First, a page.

Eggs are known to have numerous health benefits, and these benefits become all the more important where access to plentiful and varied sources of food is limited. 

Low-income food deficit countries (LIFDCs) are defined by the United Nations’ Food and Agriculture Organization (FAO) as countries that have a food deficit and low income, meaning that they lack the resources to import food and domestically produce enough. 

There are currently 47 nations listed as LIFDC. Thirty-six are in Africa, two are in the Americas, Haiti and Nicaragua and nine are in Asia, including Afghanistan, Bangladesh, Syria and Yemen. Some are affected by chronic food production problems while others have seen functioning food value chains devastated by years of war. 

In countries classified as an LIFDC, the nutritional status of vulnerable populations, such as young children, pregnant women or older generations, has the potential to be greatly improved. Eggs are already contributing to the alleviation of food insecurity in these populations.  

Improving situation?

In 2019 and 2020, global egg production increased by 2.3%. In the LIFDC, it rose by 9.4%.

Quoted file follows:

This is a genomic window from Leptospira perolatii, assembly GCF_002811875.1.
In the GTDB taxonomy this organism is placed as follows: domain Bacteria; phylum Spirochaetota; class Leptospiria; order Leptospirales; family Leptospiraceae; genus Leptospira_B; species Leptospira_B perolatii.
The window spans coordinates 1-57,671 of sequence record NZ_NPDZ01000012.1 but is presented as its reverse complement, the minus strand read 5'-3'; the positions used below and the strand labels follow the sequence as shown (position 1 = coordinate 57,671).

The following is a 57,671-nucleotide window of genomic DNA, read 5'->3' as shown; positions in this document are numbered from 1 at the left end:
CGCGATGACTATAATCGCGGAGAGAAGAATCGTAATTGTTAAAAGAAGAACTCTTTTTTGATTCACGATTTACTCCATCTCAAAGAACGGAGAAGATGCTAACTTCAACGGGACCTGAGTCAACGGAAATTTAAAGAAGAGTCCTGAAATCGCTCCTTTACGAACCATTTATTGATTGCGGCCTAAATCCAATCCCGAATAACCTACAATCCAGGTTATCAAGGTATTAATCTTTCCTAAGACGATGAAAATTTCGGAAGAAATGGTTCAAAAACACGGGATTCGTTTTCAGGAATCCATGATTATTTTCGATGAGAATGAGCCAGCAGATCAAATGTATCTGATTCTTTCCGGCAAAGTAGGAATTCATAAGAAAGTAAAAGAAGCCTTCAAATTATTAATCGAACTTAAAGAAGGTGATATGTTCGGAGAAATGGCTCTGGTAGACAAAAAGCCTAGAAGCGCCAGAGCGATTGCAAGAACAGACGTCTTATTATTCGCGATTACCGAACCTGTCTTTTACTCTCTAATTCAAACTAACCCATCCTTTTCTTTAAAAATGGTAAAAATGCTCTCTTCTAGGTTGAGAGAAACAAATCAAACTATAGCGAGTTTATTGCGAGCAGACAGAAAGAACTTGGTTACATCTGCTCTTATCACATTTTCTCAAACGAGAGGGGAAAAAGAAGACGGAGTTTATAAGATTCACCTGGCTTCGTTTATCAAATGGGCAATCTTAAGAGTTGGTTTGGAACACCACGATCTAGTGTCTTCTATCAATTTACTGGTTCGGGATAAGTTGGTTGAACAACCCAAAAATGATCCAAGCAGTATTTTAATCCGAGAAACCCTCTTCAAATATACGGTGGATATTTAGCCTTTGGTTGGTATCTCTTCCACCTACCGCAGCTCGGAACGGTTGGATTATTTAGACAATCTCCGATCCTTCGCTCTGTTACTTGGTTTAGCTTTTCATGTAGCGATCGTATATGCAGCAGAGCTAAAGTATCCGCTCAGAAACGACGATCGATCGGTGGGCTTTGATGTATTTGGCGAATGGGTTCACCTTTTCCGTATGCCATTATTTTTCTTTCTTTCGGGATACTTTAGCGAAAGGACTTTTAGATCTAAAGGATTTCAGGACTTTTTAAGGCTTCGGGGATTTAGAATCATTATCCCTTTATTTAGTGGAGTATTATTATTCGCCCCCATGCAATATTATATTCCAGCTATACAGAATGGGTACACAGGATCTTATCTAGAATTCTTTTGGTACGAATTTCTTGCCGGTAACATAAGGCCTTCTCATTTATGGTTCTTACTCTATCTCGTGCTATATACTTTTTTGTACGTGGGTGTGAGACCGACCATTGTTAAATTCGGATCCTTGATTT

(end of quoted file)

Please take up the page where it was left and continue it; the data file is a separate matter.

At first glance, we must rejoice that these countries reported production growth of more than three times than seen at the global level. Egg production appeared to grow where it was really needed.  

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Over this one-year period, there were more LIFDCs reporting growth (24) or stable egg production (11) than countries (12) experiencing a decline in egg production. A closer look at the FAO data, however, reveals a different picture.

Bangladesh, which produced 558,992 metric tons of eggs in 2020, accounted for 23.6% of total LIFDC production. However, the expansion in the country’s egg production in 2019-2020 accounted for 87% of the growth across all LIFDCs.  

While we must rejoice for Bangladesh and its continued growth in egg production (+57.9% between 2015-2020, or a compound annual growth rate of 9.5%), there remains much to be done to assist the other LIFDCs and ensure that eggs are produced where they are needed. 

Why eggs matter

Eggs are widely recognized as a great source of high-quality protein, combining high digestibility and bioavailability with an excellent composition of essential amino acids, the building blocks for proteins, that we need in our diets.  

The daily consumption of one egg for six months has been shown to significantly reduce stunted growth in young children. Immunoglobulins, or antibodies, and other molecules involved in the correct functioning of the immune system are also proteins. Therefore, proper nutrition is critical as the world population is attempting to build immunity to ward off the COVID-19 pandemic.